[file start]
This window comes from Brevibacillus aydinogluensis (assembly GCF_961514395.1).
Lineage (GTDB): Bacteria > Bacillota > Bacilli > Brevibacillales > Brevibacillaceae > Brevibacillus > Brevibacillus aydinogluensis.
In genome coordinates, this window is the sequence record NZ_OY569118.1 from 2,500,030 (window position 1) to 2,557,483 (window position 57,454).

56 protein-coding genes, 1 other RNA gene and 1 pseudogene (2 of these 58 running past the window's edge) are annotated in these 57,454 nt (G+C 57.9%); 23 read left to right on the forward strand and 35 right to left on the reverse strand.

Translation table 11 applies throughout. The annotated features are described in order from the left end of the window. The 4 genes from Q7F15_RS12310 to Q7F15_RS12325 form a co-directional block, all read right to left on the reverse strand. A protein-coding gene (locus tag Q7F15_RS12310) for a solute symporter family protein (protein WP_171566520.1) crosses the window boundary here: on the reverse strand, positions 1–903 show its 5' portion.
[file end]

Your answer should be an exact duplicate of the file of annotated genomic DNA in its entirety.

This window comes from Brevibacillus aydinogluensis (assembly GCF_961514395.1).
Lineage (GTDB): Bacteria > Bacillota > Bacilli > Brevibacillales > Brevibacillaceae > Brevibacillus > Brevibacillus aydinogluensis.
In genome coordinates, this window is the sequence record NZ_OY569118.1 from 2,500,030 (window position 1) to 2,557,483 (window position 57,454).

56 protein-coding genes, 1 other RNA gene and 1 pseudogene (2 of these 58 running past the window's edge) are annotated in these 57,454 nt (G+C 57.9%); 23 read left to right on the forward strand and 35 right to left on the reverse strand.

Translation table 11 applies throughout. The annotated features are described in order from the left end of the window. The 4 genes from Q7F15_RS12310 to Q7F15_RS12325 form a co-directional block, all read right to left on the reverse strand. A protein-coding gene (locus tag Q7F15_RS12310) for a solute symporter family protein (protein WP_171566520.1) crosses the window boundary here: on the reverse strand, positions 1–903 show its 5' portion.